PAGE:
You have two options when cooking ducks. Fast and hot will produce a crispy, juicy and, hopefully, medium-rare bird. Slow and not-so-hot will result in more of a smoky flavor. Whichever method you choose, you should get the treble hooks out of your pocket and invest five bucks in a meat thermometer next time you are at the grocery store. Go ahead, put it on the list on the refrigerator. Your duck is medium-rare when the thermometer reads 120 degrees at the breast. Take the meat off the flame and let it rest for a few minutes before serving
I strongly recommend that you remove the legs before cooking. Put them in a baking dish with some kind of liquid – wine, barbecue sauce, sweet and sour, etc. – cover and bake in a 400 degree oven for a couple of hours before you start the barbecue. The legs need a good head start. Once the ‘cue is hot, toss the legs on and baste with some of your favorite sauce. Then start cooking the rest of the duck, either as filleted breasts or on the bone.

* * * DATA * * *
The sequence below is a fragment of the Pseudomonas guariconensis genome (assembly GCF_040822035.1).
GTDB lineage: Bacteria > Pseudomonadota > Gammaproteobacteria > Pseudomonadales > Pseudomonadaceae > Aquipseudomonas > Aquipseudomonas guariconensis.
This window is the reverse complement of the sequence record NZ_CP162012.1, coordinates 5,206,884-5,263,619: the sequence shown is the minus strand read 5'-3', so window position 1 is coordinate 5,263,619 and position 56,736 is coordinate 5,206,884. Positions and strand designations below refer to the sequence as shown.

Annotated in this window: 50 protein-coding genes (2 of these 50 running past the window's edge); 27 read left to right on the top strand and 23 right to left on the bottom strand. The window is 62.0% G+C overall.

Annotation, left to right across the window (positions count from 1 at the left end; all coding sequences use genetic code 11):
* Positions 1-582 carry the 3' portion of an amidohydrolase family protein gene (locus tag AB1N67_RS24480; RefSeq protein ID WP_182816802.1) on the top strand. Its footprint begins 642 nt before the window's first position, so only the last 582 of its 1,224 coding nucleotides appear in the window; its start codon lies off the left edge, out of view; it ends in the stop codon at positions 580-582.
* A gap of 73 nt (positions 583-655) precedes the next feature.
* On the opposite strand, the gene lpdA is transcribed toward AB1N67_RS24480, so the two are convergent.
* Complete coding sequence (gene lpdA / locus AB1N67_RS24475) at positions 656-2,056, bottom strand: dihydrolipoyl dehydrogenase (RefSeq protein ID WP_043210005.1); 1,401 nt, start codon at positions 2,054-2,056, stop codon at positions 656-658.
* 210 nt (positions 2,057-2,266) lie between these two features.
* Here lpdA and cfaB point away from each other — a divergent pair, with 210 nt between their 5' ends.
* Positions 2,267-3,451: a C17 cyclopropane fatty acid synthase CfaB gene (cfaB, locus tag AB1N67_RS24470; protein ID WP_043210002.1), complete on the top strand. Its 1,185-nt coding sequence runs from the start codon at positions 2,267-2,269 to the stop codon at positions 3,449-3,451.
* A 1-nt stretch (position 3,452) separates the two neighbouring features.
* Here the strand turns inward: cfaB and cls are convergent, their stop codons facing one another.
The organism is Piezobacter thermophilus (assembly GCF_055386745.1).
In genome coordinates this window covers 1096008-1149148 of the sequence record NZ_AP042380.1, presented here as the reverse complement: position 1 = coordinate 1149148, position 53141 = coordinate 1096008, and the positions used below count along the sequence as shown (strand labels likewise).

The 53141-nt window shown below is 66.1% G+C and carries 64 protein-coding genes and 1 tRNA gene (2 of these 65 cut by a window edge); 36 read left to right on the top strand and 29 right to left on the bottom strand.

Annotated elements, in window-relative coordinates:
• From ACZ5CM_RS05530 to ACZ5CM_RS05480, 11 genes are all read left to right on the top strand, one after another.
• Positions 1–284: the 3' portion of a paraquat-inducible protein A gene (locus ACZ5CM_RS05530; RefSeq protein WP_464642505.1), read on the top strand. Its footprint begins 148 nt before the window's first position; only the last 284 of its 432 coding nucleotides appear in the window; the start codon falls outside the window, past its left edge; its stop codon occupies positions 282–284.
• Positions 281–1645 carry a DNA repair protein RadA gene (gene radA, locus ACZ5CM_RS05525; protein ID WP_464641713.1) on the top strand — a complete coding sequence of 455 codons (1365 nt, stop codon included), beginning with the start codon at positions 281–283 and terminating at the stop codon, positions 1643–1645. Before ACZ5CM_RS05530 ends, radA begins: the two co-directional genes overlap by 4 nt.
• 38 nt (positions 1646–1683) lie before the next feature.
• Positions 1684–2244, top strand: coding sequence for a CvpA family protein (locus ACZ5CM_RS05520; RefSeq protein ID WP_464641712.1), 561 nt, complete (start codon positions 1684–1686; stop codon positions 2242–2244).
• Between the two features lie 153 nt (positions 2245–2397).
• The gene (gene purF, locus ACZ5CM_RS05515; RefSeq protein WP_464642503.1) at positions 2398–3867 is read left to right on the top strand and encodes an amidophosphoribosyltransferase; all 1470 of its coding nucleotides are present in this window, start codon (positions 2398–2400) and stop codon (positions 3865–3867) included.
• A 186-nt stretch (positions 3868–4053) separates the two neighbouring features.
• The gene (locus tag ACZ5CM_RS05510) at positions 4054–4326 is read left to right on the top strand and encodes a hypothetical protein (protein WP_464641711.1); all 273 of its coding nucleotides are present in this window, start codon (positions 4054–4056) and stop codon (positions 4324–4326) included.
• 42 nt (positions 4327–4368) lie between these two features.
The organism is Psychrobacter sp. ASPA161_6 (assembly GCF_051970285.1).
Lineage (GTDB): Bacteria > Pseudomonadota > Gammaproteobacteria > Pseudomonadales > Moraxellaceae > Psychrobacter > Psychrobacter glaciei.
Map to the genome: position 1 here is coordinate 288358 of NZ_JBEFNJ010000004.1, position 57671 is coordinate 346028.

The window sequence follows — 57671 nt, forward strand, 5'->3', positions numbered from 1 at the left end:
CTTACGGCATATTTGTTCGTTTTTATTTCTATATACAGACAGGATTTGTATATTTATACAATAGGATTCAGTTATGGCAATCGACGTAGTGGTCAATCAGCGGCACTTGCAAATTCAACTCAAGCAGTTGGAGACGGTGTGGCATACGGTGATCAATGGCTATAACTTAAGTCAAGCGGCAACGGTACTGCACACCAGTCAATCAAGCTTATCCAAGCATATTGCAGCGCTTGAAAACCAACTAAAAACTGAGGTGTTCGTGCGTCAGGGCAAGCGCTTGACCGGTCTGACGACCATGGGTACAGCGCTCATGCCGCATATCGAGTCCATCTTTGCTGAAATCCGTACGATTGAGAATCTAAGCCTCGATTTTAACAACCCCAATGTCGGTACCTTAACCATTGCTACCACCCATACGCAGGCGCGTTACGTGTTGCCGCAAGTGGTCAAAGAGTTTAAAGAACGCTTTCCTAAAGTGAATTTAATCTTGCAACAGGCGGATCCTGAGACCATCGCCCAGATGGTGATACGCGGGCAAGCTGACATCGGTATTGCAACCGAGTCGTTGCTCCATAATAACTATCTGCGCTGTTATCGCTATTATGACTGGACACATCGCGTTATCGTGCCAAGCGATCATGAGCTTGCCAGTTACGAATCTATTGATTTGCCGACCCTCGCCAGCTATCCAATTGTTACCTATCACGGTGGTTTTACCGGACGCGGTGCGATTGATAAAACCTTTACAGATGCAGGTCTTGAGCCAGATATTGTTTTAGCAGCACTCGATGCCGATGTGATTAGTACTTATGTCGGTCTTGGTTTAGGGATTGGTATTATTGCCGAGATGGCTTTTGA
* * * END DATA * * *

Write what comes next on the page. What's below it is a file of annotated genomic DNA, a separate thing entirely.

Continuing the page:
Barbecued Duck with Honey, Mustard and Sage
- 4 ducks split
- 1 teaspoon kosher or coarse sea salt
- 1 tablespoon cracked black pepper
- 1/2 cup honey
- 2/3 cup Dijon or coarse grain mustard
- 1/4 cup vegetable oil
- 1/4 cup yellow onion minced
- 4 cloves garlic, minced
- 2 lemons juice only
- 2 limes juice only
- 3 tablespoons fresh sage minced (or substitute) 1 tablespoon dried sage leaves
- Rub ducks with salt and pepper. Combine honey with remaining ingredients in a saucepan. Heat to blend, then cool. Pour half of mixture over ducks, cover and refrigerate for 8 – 12 hours, turning occasionally. Grill ducks over medium-hot barbecue until just cooked, about 120 degrees at the breast. Just before ducks are done, baste with remaining sauce.